Paranoia about another housing bubble is suppressing economic growth and job creation. We should remember FDR: "the only thing we have to fear is fear itself."
written by djb, March 22, 2014 10:53
High home prices ..

Rising interest rates

And tight inventory could only exist if someone was buying houses

To them that the things that prove housing market is doing well

Is causing the housing market to no do well?
written by djb, March 22, 2014 10:58
To then say thaf the things that prove the housing market is doing well

Is causing the housing market to not do well

Is stupid

Meant to say
written by watermelonpunch, March 22, 2014 11:42

Um... okay so is it factored in that on top of the housing bubble creating more new home construction & sales than was actually even needed... And I'm assuming there has to be some stabilization with that at least.

Also the economic situation for the past 5 years has led people to go back to family arrangements more similar to 50 years ago, where single adults lived with their parents.
I know so many more people in their 30s now that live with parents & grandparents, either to take care of an aging or ill family member, or because of financial reasons of their own, or some combination of both, than I did 10 or 15 years ago.

And a lot of this is about wages being very terrible & unemployment still being a problem.

Who is it we think should be needing to, and having the money to, buy lots of new houses?
Real house prices fell between the end of WW II and 1975
written by Dean, March 22, 2014 12:13
That was the period of our greatest growth. If the argument is we need a housing bubble to spur demand -- I can think of better ways.
There's your problem:
written by Dave, March 22, 2014 2:23
"In their study, Hendershott and his colleagues created a statistical model of housing turnover from 2005 through 2011 in Illinois’ Cook County. It found that if home prices rose by 10 percent in one year, and interest rates climbed one percentage point annually for the following three years, the housing turnover in strong markets fell 75 percent.

The model was meant to simulate changes that are underway as the Fed scales back its support of the economy in general, and housing in particular."

Hugh? I know what happened and when it happened during that time period. There's nothing in that time period that matches the conditions in which they are trying to predict housing turnover. This is a meaningless application of statistics.

where to grow from here?
written by Squeezed Turnip, March 22, 2014 2:58
I agree with Dean, there are better (and more sustainable) areas for investment than housing (private residential investment is around 5% of g.d.p. and about another 10% for housing services (rents, e.g.). Manufacturing accounts for about 15% of g.d.p. Which has the greater multiplier? For manufacturing, its about 1.32, for housing it's about the same. Why not focus on boosting manufacturing, say by addressing the trade deficit?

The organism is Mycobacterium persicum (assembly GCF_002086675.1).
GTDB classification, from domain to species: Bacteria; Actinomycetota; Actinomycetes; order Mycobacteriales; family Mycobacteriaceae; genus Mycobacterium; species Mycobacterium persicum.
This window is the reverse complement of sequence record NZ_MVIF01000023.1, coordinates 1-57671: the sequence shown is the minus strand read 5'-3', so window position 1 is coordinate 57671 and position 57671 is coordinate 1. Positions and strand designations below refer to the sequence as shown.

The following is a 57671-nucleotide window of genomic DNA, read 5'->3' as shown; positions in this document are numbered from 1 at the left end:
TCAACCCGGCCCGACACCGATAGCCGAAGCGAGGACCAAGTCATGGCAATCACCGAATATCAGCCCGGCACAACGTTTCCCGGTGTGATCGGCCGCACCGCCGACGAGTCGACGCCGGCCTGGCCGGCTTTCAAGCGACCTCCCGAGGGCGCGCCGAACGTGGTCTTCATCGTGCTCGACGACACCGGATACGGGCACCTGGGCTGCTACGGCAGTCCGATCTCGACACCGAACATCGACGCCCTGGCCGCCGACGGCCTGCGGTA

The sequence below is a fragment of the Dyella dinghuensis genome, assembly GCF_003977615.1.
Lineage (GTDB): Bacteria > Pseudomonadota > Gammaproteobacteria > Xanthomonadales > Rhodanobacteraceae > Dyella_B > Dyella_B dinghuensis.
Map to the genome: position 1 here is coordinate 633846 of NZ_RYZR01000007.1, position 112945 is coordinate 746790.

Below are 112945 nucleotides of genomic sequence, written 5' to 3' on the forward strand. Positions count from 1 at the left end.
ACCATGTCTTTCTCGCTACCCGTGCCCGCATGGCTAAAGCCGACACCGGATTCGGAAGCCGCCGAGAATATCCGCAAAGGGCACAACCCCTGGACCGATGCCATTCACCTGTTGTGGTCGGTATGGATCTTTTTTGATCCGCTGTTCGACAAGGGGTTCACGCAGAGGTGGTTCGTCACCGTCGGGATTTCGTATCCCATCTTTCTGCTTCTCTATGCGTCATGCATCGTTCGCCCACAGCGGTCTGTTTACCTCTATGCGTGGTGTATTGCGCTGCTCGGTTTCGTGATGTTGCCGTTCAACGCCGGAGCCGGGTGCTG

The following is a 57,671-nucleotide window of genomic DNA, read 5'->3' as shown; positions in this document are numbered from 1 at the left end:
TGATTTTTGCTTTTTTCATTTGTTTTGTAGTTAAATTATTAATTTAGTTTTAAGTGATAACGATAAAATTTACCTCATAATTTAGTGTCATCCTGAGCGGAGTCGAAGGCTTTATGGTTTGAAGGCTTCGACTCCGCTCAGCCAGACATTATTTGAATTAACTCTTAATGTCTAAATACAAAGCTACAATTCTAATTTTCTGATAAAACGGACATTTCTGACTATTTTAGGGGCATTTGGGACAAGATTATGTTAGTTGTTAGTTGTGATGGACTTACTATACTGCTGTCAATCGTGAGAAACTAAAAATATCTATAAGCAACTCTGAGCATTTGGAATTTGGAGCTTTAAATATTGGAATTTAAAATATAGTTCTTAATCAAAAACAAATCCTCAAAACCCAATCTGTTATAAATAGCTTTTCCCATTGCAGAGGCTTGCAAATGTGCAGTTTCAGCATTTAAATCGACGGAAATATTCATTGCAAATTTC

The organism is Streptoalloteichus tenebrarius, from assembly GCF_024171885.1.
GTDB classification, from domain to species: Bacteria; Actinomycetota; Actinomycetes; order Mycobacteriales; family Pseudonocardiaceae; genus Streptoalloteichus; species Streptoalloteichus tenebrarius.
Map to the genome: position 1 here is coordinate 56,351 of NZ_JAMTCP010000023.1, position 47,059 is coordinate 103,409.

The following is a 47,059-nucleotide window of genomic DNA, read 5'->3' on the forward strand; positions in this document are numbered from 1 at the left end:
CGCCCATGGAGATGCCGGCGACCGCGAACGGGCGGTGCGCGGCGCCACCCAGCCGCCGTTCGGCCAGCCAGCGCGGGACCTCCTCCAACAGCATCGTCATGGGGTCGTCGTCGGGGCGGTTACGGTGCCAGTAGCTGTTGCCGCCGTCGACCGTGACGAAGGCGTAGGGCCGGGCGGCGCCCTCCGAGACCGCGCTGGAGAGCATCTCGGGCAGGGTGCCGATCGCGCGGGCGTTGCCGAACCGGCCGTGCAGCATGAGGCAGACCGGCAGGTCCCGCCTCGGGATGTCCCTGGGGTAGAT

written by kharris, March 24, 2014 8:39
The memory of ever-rising home prices (sic) is strong. The impact of a higher cost of mortgage borrowing cannot be lower home prices, so higher borrowing costs must necessarily lead to slower purchases.

Well, in a lot of cases, when there is more than one possible response to a change in inputs, we get a little bit of each possible response. Home prices may fall or rise less quickly, sales may slow relative what would have happened at lower rates.

If one has been writing about real estate for a while, though, one learns not to talk about falling prices. Sources in the real estate market don't like it.
Interesting column in Huffpost
written by Dave, March 25, 2014 1:56

I found this column rather interesting because I'm trying to plan a move to a high-tech center for a new job, and I recently traveled to CA to determine if it would be livable for a family. My conclusion is no based upon housing prices, commute times and the resulting culture of the industry there. In general, the housing conditions are only suitable to people who have lived their most of their lives and were already invested in housing, or to those who are young enough, have no families and like to live at work.

Now we are considering Austin Texas because of the housing prices. This will likely be the determining factor. Texas state politics are hard to stomach, but Austin politics are not bad.

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About Beat the Press

Dean Baker is co-director of the Center for Economic and Policy Research in Washington, D.C. He is the author of several books, his latest being The End of Loser Liberalism: Making Markets Progressive. Read more about Dean.